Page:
The approach of Shaka King, a director who, eight years after Newlyweeds, offers here a second feature film intended for the big screen, however, differs from that of Aaron Sorkin, insofar as the narrative, inspired by real-life events, focuses only on Fred Hampton, leader of the Black Panther movement in Illinois. As the title of the film suggests, this poignant biographical drama will be about the betrayal of an ally, which tragically ended in the leader’s assassination in his apartment, while he slept, during an assault led by the FBI and the forces. Chicago police officers. He was 21 years old.
Daniel Kaluuya, named to the Golden Globes and the Screen Actors Guild Awards in the category of best actor, slips into the skin of a young man whose ascendancy over the crowds immediately made him suspect in the eyes of the authorities, including within the highest instances of the FBI, then headed by J. Edgar Hoover (Martin Sheen). All the means being good to neutralize the African-American militancy, especially that conveyed by a movement claiming socialism and the revolution, the organization did not hesitate to use more underground means to achieve its ends.
The screenplay (co-written by Will Berson and the filmmaker from a story by Kenneth and Keith Lucas) thus centres on how an FBI agent (Jesse Plemons) went about reaching Hampton by recruiting William O’Neal (excellent LaKeith Stanfield), young lost car thief, whose mission was to infiltrate the Black Panther movement, to gain the leader’s trust and even to develop a friendship with him.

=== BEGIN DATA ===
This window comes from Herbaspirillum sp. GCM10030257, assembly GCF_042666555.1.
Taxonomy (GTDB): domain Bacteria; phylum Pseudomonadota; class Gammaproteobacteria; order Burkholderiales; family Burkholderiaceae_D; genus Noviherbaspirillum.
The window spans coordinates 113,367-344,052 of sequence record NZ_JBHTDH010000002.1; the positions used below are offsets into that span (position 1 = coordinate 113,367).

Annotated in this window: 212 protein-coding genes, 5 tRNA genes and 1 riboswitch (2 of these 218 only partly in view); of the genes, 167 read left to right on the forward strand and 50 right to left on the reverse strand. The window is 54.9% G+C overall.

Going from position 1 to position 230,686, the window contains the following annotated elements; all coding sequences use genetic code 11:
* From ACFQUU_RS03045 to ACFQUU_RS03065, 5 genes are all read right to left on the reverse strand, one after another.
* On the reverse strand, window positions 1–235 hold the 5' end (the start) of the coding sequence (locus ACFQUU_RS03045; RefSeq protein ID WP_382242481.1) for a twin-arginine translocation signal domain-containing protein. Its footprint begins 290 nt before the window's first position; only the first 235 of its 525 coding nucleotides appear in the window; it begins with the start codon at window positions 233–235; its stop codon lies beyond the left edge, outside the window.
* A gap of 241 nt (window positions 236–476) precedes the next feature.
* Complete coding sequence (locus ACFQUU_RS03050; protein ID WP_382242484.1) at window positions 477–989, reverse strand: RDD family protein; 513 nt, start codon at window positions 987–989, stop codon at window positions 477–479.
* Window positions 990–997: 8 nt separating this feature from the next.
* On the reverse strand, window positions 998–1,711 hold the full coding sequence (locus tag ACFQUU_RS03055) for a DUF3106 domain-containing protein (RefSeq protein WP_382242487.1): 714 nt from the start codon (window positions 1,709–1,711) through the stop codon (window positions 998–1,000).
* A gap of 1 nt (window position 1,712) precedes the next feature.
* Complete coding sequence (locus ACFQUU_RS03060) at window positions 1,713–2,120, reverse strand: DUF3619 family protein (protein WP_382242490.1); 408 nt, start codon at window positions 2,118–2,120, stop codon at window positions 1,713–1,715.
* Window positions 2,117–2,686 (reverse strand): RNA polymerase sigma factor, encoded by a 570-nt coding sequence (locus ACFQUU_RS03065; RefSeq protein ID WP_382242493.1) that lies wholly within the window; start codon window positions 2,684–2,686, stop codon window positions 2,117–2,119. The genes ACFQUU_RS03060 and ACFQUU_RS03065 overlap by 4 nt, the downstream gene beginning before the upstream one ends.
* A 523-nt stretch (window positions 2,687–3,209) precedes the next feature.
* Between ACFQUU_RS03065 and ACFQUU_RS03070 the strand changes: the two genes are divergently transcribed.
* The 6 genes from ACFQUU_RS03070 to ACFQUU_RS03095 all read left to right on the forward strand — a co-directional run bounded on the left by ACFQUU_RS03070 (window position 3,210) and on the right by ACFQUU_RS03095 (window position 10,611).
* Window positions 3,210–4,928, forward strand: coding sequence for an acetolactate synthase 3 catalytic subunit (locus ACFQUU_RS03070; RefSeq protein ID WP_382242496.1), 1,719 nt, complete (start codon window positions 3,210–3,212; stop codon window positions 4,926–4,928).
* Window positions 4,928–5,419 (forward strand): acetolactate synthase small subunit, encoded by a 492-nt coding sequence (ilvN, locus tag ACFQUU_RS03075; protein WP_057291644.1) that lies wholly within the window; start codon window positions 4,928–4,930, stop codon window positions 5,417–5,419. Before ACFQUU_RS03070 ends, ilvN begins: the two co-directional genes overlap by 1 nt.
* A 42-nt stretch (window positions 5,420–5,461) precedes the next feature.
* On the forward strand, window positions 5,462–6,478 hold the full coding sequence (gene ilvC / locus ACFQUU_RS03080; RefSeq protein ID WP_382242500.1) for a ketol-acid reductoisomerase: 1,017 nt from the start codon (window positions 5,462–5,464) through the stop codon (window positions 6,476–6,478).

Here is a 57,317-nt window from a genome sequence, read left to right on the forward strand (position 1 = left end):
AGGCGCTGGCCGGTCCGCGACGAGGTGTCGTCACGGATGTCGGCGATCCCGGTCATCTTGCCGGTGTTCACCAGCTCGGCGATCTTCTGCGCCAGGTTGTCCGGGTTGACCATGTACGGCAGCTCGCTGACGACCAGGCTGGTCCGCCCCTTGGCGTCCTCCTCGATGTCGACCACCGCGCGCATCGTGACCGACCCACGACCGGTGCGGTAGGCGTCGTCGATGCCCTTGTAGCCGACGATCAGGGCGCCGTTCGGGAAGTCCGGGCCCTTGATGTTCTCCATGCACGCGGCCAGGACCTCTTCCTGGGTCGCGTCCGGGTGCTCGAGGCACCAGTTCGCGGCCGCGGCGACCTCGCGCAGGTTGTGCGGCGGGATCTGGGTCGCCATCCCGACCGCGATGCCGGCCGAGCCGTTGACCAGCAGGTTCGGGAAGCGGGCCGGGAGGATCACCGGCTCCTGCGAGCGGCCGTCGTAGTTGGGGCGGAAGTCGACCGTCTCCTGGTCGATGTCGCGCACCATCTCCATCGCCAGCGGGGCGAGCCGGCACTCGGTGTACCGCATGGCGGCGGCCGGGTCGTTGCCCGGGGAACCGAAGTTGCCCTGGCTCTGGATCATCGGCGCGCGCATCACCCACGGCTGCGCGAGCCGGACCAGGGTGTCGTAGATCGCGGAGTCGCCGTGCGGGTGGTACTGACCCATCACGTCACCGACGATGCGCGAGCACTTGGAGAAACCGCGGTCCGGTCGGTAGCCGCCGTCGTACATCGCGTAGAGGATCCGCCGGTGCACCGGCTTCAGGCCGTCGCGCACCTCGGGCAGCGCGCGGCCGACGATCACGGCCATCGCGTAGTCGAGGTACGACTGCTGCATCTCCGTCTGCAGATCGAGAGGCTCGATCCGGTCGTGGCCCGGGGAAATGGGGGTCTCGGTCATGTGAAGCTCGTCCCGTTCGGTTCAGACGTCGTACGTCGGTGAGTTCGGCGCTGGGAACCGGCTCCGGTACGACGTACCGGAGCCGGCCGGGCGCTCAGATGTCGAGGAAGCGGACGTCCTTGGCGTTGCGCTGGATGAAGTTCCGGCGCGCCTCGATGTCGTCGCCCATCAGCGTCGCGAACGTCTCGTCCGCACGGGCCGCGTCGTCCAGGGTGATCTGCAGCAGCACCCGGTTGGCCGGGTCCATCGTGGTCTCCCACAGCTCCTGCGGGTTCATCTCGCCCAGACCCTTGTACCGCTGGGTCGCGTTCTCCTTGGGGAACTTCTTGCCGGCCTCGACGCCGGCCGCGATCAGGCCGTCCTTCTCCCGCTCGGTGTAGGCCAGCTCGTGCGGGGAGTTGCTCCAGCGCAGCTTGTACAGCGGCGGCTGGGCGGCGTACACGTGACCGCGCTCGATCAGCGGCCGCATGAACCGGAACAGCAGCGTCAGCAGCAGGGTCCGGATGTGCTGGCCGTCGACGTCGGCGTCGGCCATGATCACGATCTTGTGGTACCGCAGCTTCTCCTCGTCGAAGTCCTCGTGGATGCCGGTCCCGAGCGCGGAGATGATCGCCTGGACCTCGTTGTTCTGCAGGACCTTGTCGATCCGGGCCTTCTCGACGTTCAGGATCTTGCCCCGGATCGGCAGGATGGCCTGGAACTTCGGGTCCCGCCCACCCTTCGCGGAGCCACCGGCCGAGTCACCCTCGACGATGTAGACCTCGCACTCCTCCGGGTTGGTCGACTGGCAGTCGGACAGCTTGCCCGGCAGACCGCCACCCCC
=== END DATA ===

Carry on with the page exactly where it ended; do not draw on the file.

The great quality of this feature film is to keep its story on a human level by avoiding clichés and stripping it of all Manichaeism.
Having said that, there is also the story, necessarily shocking. King tells it in a captivating way, with a staging evoking the spirit of the time, without ever falling into caricature. It is also undeniable that this film, in which we echo the style of great American cinema of the 60s and 70s, would benefit from being seen on the big screen.
The filmmaker can also rely on a great performance by his main actor. Surrounded by an impeccable ensemble cast, British actor Daniel Kaluuya gives his character the charisma and quiet strength of a leader with a tragic fate. More than 50 years after the events, the news reminds us how important it is to revisit certain painful chapters of history in order to unearth too deep roots.